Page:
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DAVID GREENE, HOST:

We've been bringing you stories about cities and technology, as part of the NPR Cities Project.

UNIDENTIFIED WOMAN #1: If other cities can do it, we can do it.

UNIDENTIFIED MAN #1: This is an old city, but we are on the latest technologies.

GREENE: A billion people around the world live in slums and today, we're exploring how satellite-mapping technology is changing some of their lives. Squatters rights rule in these place. People and their living conditions are largely invisible to city services and governments. But a global movement is putting mapping technology in the hands of slum dwellers. It's helping to persuade local governments, and even the residents themselves, to see these shadow cities in a new light. NPR's Gregory Warner takes us on a tour of a slum in Nairobi, Kenya.

GREGORY WARNER, BYLINE: If you were to do a search for the Nairobi city slum of Mathare on Google Maps, you'd find little more there than gray spaces between unmarked roads. Up close, when you're actually in Mathare, it's just as difficult to fathom.

Tell me where we're standing right now.

ISAAC MUTISYA: Yeah, we are on a balcony on a building. Actually, it's a second-floor building.

WARNER: Looking down from this angle, my guide, Isaac Mutisya, who everyone here calls Kaka, directs my attention to one spot in a flat sea of corrugated tin roofs.

MUTISYA: I used to live down there.

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WARNER: The place where he was born is somewhere near that communal toilet.

MUTISYA: You can see a small door.

WARNER: OK, yeah. OK. A little bit of a concrete structure there. All right.

MUTISYA: Down there, there's a - I live - one of the houses down there.

WARNER: Slums by nature are unplanned, primordial cities - the opposite of well-ordered city grids. But last year, Kaka joined a local group of activist cartographers called the Spatial Collective; walking around these unchartered streets, punching into GPS devices. Back down at street level, we meet another member of this slum-mapping collective. His name is Francis Wambua.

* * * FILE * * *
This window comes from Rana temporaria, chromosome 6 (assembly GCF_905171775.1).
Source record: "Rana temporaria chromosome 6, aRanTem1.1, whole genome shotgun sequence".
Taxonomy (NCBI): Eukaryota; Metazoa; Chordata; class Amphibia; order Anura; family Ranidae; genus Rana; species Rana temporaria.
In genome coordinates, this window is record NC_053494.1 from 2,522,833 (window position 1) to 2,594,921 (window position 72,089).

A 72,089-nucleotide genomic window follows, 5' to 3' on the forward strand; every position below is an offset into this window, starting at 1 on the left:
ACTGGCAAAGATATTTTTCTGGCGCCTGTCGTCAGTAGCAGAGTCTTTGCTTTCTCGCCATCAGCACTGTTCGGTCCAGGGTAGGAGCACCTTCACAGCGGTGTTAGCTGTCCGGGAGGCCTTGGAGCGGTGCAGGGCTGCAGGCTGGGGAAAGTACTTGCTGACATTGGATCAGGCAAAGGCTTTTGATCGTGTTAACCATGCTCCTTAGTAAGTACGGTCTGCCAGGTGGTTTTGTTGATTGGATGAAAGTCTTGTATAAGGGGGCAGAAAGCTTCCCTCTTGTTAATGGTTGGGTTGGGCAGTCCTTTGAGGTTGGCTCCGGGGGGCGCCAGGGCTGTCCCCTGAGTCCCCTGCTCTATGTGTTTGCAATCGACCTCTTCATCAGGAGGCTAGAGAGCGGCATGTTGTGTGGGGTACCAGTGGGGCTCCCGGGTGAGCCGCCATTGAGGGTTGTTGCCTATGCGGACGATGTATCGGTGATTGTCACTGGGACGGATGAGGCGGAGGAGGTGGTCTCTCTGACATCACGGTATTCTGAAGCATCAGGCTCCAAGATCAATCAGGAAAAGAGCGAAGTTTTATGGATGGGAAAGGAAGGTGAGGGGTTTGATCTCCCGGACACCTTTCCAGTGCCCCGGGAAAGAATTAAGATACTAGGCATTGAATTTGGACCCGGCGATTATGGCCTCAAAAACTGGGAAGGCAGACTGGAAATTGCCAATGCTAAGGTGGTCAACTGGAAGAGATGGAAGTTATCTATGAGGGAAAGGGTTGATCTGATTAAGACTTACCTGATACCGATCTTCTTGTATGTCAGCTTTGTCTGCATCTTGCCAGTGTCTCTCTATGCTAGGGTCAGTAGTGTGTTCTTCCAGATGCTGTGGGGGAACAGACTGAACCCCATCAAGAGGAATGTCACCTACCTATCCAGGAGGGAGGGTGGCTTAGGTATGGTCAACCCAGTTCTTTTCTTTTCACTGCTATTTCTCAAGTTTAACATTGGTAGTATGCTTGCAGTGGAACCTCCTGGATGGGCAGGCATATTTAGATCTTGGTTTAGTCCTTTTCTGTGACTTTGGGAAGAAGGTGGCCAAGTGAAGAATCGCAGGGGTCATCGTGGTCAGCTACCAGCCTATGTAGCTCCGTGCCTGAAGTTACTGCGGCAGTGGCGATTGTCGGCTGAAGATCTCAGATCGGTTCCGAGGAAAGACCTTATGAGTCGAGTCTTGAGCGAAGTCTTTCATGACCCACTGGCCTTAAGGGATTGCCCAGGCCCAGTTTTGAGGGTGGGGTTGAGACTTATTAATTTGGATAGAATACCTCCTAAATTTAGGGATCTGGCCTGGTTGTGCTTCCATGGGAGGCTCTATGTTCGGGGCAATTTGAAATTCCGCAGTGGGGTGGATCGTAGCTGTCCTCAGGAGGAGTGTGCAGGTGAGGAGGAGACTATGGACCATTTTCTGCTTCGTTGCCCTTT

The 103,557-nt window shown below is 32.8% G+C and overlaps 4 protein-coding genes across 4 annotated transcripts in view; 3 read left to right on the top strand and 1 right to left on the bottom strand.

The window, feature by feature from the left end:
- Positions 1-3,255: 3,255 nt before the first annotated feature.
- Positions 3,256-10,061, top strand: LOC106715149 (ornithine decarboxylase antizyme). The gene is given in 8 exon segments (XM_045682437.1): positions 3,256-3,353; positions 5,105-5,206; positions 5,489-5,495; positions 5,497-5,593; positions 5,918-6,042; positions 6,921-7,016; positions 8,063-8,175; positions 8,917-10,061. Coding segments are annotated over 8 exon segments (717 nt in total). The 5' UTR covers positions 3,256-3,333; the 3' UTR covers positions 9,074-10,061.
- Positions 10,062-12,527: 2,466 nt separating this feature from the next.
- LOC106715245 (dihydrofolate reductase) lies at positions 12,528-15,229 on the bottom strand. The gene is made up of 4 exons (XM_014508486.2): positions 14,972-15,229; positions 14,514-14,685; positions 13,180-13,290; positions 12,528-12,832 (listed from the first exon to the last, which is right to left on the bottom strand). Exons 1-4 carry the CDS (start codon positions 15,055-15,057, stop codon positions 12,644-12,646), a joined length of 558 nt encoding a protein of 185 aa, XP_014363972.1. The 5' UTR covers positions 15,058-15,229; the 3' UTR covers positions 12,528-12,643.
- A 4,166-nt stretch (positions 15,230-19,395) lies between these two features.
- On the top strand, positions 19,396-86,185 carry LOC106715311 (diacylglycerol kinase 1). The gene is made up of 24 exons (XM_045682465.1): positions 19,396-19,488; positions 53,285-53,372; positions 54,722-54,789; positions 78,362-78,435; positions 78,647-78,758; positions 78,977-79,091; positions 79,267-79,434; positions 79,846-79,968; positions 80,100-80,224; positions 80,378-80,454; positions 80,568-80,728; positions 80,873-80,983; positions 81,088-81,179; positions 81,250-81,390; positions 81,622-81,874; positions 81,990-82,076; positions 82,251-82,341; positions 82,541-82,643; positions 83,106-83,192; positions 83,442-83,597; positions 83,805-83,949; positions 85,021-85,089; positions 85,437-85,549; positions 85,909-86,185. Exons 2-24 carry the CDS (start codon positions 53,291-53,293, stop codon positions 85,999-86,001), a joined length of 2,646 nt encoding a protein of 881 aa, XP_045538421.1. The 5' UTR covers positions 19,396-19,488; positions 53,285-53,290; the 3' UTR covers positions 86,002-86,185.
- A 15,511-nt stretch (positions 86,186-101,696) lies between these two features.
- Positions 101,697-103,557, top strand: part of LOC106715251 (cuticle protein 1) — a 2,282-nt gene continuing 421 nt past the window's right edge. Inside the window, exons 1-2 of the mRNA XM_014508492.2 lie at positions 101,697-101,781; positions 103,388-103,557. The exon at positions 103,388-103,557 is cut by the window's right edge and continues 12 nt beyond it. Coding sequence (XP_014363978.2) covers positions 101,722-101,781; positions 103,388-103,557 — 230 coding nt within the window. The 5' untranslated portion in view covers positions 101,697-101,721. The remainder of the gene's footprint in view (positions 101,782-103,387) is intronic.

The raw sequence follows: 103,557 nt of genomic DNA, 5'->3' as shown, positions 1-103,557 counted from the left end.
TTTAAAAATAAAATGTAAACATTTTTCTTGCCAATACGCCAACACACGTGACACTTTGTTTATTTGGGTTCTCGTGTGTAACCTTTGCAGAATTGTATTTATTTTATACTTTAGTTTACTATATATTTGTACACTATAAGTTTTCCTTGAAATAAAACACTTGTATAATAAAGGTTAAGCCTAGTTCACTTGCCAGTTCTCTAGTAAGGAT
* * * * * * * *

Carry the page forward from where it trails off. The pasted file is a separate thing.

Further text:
So if we were walking down this street and you were doing the mapping right now, what would you be typing into your GPS?

FRANCIS WAMBUA: OK. What we'd be typing in our GPS, it's like the security light.

WARNER: Security light right here.

WAMBUA: And in the GPS, write the security light; and we get the waypoint.

WARNER: In a slum with no addresses and no street names, they're creating a map of what it's like to live here. So it includes schools and churches and day care centers; but also dark corners with no streetlights, illegal dumping grounds, broken manholes. And then they bring those problems to the attention of the authorities.

MUTISYA: Because it's technology, it can shame some of the people. Like, why didn't you put up a light there, and they told you that this area is dangerous?

WARNER: We tend to think of maps as guides. But maps are also public records that in this case, help slum dwellers negotiate with city authorities. And they can even help those residents negotiate with each other.

EMILY WANGARI: My name is Emily Wangari. Welcome to Mathare, Village 1, Kiamutisya settlement.

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WARNER: Emily invites me into her one-room house. The sound you hear is the dance of pigeons on her roof. Her neighbor's son is raising the birds; they send tremors through her only light bulb. Emily is part of a separate mapping project in Mathare, set up by Slum Dwellers International. Instead of GPS, they're using satellite photos.

WANGARI: These are now the images that are taken by the satellite. You see? Now, my walk is to identify this house.

WARNER: To picture the astonishing map she unfolds on her lap, imagine a satellite photo of your own hometown, and then trace lines around all the houses and buildings. What you'd get on the tracing paper would be squares and rectangles surrounded by space - the space being the lawns and the parks and the roads. But Emily's map looks more like a mad game of Tetris. Blocks of all shapes are jammed in together, with no space between except for narrow pathways following the trails of open sewers.